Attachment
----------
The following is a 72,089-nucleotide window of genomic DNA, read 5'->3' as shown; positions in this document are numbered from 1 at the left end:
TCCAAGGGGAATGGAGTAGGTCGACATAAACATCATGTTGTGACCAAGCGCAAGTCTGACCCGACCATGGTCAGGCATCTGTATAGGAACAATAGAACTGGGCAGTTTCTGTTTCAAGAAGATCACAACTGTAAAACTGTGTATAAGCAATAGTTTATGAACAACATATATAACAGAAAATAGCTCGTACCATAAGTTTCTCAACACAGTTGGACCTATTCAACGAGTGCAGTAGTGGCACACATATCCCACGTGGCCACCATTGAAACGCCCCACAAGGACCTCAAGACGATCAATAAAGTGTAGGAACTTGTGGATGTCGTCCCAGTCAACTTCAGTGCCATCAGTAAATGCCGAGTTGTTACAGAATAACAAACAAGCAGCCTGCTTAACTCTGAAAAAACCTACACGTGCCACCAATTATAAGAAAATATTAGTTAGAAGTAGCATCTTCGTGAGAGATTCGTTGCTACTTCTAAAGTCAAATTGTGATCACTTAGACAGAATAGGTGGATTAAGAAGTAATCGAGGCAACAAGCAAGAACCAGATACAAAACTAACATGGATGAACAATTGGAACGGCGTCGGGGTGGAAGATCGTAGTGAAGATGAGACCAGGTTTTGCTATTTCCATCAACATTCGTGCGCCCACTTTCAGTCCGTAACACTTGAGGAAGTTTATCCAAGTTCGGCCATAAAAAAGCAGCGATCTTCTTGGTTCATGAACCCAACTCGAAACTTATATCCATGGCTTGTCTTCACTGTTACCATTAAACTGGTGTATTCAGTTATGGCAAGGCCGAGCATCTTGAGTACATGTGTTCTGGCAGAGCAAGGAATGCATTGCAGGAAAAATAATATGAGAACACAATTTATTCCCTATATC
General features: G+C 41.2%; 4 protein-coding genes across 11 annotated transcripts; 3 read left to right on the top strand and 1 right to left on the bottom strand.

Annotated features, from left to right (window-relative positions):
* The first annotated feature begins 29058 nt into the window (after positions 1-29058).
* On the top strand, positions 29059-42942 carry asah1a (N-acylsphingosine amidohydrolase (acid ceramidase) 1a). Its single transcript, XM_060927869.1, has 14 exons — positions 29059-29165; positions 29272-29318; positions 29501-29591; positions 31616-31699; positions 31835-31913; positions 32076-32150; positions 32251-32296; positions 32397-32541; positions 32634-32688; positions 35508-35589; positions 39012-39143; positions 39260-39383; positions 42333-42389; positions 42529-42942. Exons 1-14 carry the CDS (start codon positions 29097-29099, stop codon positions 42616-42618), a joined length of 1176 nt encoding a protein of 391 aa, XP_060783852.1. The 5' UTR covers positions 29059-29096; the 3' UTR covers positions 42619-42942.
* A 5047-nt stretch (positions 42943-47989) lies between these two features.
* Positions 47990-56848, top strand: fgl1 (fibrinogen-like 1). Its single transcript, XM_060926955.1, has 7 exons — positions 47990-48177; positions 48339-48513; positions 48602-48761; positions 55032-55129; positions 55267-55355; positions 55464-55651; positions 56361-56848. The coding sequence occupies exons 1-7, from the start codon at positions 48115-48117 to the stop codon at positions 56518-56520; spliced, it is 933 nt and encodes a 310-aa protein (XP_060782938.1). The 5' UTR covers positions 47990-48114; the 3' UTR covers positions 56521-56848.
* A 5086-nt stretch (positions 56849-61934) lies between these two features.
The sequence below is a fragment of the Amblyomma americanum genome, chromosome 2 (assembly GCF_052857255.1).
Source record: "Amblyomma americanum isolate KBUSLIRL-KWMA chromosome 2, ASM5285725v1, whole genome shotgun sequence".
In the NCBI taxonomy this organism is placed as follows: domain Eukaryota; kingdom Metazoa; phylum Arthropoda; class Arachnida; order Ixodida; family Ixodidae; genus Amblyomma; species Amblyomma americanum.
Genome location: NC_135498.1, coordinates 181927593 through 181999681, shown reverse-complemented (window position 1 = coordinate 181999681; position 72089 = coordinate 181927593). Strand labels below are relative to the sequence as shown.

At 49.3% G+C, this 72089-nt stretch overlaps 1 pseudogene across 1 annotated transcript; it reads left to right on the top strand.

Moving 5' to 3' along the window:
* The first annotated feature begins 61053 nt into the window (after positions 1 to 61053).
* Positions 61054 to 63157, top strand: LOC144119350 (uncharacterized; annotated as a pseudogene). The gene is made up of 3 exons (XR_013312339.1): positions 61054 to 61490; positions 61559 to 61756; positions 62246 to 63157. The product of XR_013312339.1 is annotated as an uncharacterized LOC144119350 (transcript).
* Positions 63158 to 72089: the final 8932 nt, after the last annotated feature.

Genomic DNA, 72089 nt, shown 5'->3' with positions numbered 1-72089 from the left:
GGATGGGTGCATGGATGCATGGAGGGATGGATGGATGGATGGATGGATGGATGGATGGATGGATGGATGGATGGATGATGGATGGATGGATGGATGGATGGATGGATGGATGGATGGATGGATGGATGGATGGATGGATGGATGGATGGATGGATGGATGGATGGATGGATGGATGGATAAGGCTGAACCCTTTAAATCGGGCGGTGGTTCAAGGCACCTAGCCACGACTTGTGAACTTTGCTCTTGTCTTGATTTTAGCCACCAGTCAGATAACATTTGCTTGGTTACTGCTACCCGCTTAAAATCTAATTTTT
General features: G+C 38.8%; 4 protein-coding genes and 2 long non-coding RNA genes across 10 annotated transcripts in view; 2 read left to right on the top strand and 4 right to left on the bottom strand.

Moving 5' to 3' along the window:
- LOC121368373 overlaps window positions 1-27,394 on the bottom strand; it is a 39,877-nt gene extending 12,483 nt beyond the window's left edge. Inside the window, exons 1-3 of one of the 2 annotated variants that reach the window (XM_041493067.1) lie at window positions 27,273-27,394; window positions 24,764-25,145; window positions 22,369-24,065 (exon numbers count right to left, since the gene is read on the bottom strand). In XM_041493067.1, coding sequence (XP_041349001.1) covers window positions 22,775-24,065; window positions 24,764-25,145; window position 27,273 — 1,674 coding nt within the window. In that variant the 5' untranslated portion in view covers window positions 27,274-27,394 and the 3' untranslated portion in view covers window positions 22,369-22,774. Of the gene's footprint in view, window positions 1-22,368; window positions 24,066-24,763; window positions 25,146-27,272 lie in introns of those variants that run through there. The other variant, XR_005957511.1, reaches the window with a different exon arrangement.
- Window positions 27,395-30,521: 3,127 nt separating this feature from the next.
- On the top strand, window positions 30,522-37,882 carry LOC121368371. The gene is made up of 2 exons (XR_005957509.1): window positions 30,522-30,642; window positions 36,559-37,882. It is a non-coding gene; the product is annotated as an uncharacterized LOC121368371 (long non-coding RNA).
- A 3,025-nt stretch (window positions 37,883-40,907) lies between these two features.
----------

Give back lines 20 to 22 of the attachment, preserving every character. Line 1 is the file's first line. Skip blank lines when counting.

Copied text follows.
GGATGGGTGCATGGATGCATGGAGGGATGGATGGATGGATGGATGGATGGATGGATGGATGGATGGATGGATGGATGATGGATGGATGGATGGATGGATGGATGGATGGATGGATGGATGGATGGATGGATGGATGGATGGATGGATGGATGGATGGATGGATGGATGGATGGATGGATAAGGCTGAACCCTTTAAATCGGGCGGTGGTTCAAGGCACCTAGCCACGACTTGTGAACTTTGCTCTTGTCTTGATTTTAGCCACCAGTCAGATAACATTTGCTTGGTTACTGCTACCCGCTTAAAATCTAATTTTT
General features: G+C 38.8%; 4 protein-coding genes and 2 long non-coding RNA genes across 10 annotated transcripts in view; 2 read left to right on the top strand and 4 right to left on the bottom strand.

Moving 5' to 3' along the window: